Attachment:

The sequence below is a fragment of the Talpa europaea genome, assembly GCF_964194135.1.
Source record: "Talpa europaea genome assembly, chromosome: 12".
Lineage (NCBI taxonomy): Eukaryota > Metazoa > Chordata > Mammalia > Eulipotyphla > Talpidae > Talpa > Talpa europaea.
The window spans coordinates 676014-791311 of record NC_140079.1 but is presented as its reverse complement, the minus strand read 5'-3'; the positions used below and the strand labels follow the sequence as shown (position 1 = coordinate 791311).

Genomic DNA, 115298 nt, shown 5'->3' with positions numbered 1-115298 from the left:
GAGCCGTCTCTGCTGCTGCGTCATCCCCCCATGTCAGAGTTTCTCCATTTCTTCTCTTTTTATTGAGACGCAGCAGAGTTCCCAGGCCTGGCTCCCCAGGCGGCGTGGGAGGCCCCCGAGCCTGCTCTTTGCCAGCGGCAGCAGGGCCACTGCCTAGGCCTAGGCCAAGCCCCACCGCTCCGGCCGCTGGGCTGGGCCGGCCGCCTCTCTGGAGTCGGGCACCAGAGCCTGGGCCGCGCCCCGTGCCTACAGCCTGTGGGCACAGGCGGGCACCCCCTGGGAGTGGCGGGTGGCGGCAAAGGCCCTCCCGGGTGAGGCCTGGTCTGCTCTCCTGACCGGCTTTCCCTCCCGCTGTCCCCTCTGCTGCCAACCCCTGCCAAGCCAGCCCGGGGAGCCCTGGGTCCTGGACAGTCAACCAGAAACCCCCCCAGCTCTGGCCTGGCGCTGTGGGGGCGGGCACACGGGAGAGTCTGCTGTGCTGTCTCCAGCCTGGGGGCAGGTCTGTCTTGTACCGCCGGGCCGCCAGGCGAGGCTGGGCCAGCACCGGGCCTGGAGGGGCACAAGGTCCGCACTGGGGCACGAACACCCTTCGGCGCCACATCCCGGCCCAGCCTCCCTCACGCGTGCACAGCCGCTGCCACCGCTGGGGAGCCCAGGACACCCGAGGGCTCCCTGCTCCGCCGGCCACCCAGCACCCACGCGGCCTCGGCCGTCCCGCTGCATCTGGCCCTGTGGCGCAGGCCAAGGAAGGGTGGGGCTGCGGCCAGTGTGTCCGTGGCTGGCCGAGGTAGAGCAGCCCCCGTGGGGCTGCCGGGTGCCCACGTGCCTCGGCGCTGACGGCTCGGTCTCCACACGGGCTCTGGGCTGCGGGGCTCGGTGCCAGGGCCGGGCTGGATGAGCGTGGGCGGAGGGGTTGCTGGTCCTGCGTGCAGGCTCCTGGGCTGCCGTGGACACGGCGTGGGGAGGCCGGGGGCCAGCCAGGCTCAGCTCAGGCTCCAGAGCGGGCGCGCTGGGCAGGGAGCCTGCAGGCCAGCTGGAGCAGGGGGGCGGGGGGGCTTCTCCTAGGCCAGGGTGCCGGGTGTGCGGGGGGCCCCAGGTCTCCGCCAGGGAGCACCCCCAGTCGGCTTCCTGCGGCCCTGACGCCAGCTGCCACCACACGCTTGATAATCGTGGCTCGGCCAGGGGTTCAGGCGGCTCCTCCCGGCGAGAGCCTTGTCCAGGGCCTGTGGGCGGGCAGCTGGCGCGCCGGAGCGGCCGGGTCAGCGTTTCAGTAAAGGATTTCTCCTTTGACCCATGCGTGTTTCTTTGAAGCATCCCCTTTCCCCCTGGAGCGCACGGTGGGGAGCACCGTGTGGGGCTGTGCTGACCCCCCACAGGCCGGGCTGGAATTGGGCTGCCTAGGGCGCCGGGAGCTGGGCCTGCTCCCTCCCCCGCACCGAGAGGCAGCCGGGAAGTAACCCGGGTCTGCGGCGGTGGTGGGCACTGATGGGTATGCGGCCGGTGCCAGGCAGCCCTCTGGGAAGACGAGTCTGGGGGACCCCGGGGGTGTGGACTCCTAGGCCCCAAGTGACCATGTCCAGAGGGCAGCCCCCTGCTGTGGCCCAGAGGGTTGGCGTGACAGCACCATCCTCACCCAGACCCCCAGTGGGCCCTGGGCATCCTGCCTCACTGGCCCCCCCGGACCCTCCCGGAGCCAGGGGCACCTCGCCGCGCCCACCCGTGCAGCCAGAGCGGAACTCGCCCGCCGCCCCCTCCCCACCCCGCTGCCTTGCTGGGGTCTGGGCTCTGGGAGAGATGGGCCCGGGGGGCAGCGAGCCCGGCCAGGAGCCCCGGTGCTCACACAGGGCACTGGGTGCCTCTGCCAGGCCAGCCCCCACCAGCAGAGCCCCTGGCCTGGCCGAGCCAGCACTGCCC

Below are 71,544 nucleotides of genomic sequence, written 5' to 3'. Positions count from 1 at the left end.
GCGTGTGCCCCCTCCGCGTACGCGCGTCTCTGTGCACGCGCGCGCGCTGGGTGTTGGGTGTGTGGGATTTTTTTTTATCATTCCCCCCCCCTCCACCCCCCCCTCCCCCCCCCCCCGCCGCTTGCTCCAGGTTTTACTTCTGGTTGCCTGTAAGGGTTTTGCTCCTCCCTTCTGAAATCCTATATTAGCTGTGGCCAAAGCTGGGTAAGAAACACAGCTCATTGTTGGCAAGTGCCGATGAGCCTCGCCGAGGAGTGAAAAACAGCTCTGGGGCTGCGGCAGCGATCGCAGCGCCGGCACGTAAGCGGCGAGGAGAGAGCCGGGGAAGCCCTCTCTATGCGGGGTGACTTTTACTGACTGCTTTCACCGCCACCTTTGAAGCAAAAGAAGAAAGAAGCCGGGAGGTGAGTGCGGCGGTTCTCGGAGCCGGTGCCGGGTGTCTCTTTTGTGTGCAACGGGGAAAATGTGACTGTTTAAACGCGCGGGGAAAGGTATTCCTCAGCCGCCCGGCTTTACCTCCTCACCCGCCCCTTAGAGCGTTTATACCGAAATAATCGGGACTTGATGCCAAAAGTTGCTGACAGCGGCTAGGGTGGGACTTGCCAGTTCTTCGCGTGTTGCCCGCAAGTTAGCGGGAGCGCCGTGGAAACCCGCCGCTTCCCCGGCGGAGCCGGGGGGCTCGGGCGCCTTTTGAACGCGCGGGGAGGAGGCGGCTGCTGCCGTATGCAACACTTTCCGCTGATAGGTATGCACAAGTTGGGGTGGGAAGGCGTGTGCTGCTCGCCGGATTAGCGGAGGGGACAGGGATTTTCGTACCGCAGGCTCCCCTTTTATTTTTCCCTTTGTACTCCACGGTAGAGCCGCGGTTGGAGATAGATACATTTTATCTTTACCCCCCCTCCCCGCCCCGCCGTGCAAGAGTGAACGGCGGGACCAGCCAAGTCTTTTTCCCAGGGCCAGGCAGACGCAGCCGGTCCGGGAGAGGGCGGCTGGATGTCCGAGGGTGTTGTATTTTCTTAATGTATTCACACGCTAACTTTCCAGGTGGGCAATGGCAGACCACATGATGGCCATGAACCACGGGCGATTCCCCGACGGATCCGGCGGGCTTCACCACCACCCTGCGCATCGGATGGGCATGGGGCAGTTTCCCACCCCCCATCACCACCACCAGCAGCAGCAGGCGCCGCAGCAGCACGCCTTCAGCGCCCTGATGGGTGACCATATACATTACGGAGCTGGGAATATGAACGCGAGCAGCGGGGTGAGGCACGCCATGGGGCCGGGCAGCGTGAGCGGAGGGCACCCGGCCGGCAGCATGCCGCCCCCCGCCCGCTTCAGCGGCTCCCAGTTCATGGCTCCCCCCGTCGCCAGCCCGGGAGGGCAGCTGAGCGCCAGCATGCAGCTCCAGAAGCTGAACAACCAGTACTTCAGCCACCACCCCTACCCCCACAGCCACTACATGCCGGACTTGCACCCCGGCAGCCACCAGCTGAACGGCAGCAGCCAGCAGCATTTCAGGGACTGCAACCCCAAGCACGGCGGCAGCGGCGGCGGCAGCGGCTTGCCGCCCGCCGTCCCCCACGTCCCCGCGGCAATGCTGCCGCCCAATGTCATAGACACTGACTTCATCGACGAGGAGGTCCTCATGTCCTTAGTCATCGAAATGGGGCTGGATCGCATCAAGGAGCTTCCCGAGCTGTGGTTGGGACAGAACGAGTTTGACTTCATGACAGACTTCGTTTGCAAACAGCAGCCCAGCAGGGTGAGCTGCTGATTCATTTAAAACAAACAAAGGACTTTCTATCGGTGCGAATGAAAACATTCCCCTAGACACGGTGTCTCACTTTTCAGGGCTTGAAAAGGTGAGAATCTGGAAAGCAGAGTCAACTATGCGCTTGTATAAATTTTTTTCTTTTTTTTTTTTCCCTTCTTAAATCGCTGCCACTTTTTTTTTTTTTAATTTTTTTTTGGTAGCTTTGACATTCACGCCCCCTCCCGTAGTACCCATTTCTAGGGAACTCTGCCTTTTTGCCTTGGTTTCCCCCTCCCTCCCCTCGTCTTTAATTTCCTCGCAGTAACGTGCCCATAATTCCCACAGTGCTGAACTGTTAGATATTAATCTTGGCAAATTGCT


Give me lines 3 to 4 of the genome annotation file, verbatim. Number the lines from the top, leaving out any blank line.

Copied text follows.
Lineage (NCBI taxonomy): Eukaryota > Metazoa > Chordata > Mammalia > Eulipotyphla > Talpidae > Talpa > Talpa europaea.
The window spans coordinates 676014-791311 of record NC_140079.1 but is presented as its reverse complement, the minus strand read 5'-3'; the positions used below and the strand labels follow the sequence as shown (position 1 = coordinate 791311).